Harmon v. State

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641 S.W.2d 21 (1982)

277 Ark. 265

Joe HARMON, Appellant, v. STATE of Arkansas, Appellee.

No. CR82-7.

Supreme Court of Arkansas.

November 1, 1982.

*22 Hixson, Cleveland & Rush by Coy J. Rush, Jr. and Herschel W. Cleveland, Paris, for appellant.

Steve Clark, Atty. Gen. by Matthew Wood Fleming, Asst. Atty. Gen., Little Rock, for appellee.


The appellant, Joe Harmon, was charged with capital felony murder in that he and two younger men, J.D. Phillips, aged 17, and David Michael Turner, aged 22, kidnapped and shot Ricky Bennett on January 23, 1981. After the jury had been sworn the trial court committed reversible error, albeit reluctantly, by permitting the prosecutor to amend the information to add alternatively that the murder was committed in the course of robbery. The jury found Harmon guilty and condemned him to death. Of the eleven points for reversal we discuss those that may arise at a new trial.

First, the evidence was sufficient to support the jury's verdict, which did not specify either kidnapping or robbery as the underlying felony. Prior to the murder Joe Harmon and Dorothy Rader had been living together in her home at Boles, in Scott county. She testified that she had been trying to get him to move out. The home was also occupied by Ms. Rader's children, by the victim, and by one or two other young persons.

On the night in question Harmon, Phillips, and Turner had been out hunting. They returned after midnight. Harmon, who did not like Ricky, scuffled with him and ordered him to pack his belongings and leave. Harmon, Phillips, and Turner set out to drive Ricky to a bus stop, but instead they took him to a lonely place and shot him three times with a rifle. In Harmon's confession he said he had fired the first shot and each of the younger men then also shot Ricky, who had fallen to the ground.

Harmon made little effort to conceal the crime from Ms. Rader or from her daughter Marie. The next day Harmon was seen burning Ricky's wallet. A few days later he took Dorothy and Marie with him while he buried the body in a shallow grave in the woods. We find substantial evidence to support a verdict finding that Harmon killed Ricky Bennett in the course either of kidnapping or of robbery. Ark.Stat.Ann. §§ 41-1702 and -2103 (Repl.1977).

At a suppression hearing a week before the trial the court held that Harmon's confession was voluntary and that there had been a valid consent to a warrantless search of Ms. Rader's house, where the officers took possession of the rifle, which belonged to Ms. Rader's son, and of two rings that had belonged to Ricky. Three of the arguments for reversal arise from the pretrial hearing. With respect to the first argument, we need only say that the trial judge's finding of voluntariness is not clearly erroneous.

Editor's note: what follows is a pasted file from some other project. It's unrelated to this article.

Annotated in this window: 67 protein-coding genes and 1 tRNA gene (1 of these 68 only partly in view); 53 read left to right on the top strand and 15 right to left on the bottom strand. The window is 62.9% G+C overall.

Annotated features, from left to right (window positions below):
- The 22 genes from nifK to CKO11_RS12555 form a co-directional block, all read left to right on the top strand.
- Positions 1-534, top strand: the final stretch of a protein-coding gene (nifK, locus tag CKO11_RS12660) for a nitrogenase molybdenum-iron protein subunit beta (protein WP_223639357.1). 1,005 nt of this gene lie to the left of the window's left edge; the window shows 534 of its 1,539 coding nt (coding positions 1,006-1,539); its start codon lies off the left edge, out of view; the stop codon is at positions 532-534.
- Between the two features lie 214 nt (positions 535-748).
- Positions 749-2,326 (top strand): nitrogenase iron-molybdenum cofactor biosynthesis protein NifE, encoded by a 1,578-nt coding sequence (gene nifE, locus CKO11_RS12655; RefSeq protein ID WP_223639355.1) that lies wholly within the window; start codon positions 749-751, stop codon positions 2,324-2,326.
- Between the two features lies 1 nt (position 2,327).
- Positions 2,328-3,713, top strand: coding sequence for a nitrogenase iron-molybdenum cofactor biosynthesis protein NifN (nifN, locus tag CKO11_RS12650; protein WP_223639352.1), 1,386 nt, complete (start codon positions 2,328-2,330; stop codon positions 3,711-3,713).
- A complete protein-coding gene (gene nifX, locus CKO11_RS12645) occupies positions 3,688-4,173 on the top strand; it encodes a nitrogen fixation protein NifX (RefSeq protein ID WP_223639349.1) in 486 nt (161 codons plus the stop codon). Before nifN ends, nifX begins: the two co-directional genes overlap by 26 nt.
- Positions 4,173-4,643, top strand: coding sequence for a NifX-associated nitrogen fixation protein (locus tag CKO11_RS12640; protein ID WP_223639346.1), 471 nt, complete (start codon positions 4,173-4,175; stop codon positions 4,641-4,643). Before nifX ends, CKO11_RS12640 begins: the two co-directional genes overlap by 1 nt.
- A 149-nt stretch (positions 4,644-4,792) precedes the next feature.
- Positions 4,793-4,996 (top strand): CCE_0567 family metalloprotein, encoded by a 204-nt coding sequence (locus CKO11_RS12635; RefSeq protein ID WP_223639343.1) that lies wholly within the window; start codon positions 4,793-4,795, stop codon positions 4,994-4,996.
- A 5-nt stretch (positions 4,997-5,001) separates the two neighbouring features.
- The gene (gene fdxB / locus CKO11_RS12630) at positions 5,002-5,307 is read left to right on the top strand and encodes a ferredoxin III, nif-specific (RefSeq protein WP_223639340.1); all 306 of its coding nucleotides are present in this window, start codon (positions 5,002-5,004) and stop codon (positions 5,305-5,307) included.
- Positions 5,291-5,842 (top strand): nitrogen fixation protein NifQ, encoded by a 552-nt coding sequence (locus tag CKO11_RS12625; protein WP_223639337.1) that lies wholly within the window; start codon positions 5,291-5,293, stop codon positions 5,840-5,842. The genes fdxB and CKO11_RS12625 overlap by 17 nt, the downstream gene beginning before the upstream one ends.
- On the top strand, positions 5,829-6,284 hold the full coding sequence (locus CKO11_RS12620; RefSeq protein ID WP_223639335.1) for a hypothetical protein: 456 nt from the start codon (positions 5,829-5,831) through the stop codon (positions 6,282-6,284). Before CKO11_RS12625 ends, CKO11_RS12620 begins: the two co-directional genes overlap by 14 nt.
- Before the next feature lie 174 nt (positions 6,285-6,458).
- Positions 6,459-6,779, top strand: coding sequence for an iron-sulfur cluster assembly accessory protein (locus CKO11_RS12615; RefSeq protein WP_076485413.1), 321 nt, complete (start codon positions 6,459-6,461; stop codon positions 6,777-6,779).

Second, the search. Marie Rader, who was sixteen at the time, testified that she and her mother did not report the crime until a month later, because they were *23 afraid of Harmon. On February 23, however, when Harmon had to go to Pine Bluff on a speeding charge, Marie went to the police and reported the murder. She showed the police the grave and also signed a form consenting to the search of her mother's house.

It is argued that Marie could not consent to the search of the house. The question, under Criminal Procedure Rule 11.2, is whether she was a person who, by ownership or otherwise, was "apparently entitled to give or withhold consent." We have said that a person having joint access or control for most purposes may have a sufficient relationship to the premises to give consent. Grant v. State, 267 Ark. 50, 55, 589 S.W.2d 11 (1979). Also, we have upheld a search when it was "not unreasonable" for the officers to believe that the person in question had sufficient control over the premises to give a valid consent to a search without a warrant. Spears v. State, 270 Ark. 331, 605 S.W.2d 9 (1980).

We think the trial judge was warranted in finding that Marie, despite her minority, was apparently entitled to give consent. She testified that she knew about consents to searches, having seen her father execute one. She lived in the home and certainly had the right of access and presumably the right to invite visitors to enter. When she accompanied the officers to the house, she had already reported the crime. Her mother was not at home, only her cousin and one other young person being present. She had described the rifle used in the murder and produced it for the officers, without their searching for it. She also took from her finger one of the two rings that had been taken from Ricky. There is no suggestion that any part of the house was the private quarters of Harmon. We discern no invasion of Harmon's rights in connection with the search of the house, owned by Dorothy Rader. In fact, the rifle and ring were surrendered without a search.